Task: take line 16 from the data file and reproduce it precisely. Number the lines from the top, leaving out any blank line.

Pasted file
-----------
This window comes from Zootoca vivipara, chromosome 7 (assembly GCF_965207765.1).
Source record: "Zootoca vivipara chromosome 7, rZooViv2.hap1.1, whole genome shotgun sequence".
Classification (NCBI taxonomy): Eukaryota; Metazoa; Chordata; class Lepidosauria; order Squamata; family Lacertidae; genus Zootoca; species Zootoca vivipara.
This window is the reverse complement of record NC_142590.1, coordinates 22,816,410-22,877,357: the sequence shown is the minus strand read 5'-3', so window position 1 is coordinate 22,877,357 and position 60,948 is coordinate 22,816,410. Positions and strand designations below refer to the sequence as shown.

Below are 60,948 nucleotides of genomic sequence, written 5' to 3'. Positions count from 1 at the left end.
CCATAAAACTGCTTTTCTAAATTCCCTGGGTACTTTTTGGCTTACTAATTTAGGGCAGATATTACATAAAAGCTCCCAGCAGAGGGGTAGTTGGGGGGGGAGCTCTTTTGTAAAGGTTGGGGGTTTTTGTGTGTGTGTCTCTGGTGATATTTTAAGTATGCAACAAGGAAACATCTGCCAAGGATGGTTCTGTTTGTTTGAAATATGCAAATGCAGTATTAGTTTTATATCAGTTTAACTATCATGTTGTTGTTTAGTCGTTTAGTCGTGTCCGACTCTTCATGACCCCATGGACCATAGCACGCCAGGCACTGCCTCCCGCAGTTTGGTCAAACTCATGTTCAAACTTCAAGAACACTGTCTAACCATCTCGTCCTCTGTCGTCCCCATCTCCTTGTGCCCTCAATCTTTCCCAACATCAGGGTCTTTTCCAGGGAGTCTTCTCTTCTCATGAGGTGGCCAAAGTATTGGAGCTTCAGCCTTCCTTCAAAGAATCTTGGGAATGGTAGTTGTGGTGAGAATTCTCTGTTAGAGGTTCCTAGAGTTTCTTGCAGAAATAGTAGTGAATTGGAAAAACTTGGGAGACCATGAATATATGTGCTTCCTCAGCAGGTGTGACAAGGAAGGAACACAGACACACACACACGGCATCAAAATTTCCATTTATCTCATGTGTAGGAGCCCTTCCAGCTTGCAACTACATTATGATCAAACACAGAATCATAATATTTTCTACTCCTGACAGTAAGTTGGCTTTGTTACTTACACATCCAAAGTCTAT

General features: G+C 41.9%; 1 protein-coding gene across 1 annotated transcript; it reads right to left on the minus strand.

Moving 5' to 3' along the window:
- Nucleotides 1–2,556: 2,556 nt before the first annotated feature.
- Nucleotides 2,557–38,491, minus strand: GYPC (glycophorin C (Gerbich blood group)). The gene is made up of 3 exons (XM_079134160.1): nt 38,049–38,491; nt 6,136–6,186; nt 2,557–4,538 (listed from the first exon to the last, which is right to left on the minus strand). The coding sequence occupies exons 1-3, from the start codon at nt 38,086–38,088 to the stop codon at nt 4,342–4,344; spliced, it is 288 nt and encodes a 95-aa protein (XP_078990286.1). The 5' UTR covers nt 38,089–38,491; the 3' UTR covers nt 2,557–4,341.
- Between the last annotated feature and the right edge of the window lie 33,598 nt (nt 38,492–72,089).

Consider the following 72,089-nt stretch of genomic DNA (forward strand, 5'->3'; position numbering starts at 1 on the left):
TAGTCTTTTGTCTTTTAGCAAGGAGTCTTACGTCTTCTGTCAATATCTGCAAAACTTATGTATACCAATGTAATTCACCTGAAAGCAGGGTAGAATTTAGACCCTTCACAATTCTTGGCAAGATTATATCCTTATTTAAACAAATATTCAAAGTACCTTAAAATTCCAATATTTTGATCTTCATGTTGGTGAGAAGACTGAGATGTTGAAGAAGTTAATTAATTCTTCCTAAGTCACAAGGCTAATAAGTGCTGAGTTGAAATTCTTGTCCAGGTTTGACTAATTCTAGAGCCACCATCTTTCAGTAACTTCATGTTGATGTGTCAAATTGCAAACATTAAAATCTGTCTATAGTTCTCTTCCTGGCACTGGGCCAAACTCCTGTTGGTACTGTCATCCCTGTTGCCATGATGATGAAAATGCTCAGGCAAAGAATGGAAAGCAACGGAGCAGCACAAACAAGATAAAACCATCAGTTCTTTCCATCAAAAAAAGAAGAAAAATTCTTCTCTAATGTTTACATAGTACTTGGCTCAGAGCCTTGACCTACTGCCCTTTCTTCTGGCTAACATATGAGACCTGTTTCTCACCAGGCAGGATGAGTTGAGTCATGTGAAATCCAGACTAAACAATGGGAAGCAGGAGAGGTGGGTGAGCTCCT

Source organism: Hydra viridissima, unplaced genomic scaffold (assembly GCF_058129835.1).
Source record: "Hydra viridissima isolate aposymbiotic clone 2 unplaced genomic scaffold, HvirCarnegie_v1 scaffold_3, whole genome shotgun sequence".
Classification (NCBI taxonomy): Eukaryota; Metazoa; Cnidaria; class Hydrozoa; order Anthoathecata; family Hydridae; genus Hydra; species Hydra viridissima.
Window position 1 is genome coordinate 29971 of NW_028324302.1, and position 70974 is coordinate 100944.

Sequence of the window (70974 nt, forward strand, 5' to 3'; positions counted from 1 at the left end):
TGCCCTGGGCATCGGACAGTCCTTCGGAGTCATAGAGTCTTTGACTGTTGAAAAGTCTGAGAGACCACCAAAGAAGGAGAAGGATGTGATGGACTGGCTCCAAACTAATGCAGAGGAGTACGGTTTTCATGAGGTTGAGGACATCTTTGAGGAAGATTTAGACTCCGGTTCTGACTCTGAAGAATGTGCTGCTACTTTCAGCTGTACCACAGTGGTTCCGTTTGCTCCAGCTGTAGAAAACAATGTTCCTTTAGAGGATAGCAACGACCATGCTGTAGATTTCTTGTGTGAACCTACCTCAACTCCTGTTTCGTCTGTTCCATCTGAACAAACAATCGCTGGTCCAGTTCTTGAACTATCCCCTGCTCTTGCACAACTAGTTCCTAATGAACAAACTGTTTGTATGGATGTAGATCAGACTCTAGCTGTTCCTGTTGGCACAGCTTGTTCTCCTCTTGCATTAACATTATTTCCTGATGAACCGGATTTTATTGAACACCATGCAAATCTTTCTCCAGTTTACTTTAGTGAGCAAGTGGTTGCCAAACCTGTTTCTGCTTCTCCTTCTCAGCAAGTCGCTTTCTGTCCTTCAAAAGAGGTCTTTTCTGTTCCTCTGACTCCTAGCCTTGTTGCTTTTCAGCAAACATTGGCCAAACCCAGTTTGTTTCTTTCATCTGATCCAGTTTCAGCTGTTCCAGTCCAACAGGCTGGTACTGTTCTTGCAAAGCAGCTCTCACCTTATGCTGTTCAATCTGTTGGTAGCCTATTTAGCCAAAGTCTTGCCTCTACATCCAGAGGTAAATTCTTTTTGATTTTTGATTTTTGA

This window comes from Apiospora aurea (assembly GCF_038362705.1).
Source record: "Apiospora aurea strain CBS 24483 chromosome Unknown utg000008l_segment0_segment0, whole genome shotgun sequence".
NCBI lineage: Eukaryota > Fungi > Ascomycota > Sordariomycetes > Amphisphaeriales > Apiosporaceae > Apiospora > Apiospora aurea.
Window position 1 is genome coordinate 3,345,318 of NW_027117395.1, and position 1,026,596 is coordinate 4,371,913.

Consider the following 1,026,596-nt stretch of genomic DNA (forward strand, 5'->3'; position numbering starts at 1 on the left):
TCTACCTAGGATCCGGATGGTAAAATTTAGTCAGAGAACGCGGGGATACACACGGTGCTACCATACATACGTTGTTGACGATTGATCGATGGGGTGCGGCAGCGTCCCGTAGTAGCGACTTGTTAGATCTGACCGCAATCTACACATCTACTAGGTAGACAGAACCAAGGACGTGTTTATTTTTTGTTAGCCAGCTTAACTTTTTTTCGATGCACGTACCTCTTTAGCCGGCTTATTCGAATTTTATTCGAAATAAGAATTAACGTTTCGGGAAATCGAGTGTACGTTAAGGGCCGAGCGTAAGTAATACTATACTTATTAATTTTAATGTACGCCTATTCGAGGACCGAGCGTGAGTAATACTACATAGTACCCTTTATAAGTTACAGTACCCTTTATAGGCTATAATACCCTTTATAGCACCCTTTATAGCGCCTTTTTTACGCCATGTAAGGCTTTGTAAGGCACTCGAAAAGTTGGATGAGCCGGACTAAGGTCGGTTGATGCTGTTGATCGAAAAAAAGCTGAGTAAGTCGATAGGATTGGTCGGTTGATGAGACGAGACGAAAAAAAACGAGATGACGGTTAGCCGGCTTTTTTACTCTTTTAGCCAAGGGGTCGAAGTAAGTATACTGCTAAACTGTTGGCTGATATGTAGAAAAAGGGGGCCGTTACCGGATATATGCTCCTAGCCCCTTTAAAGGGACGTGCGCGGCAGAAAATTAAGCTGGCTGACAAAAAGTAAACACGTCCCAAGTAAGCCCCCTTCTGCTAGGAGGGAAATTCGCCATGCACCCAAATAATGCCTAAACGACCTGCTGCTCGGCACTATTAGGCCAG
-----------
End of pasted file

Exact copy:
Classification (NCBI taxonomy): Eukaryota; Metazoa; Cnidaria; class Hydrozoa; order Anthoathecata; family Hydridae; genus Hydra; species Hydra viridissima.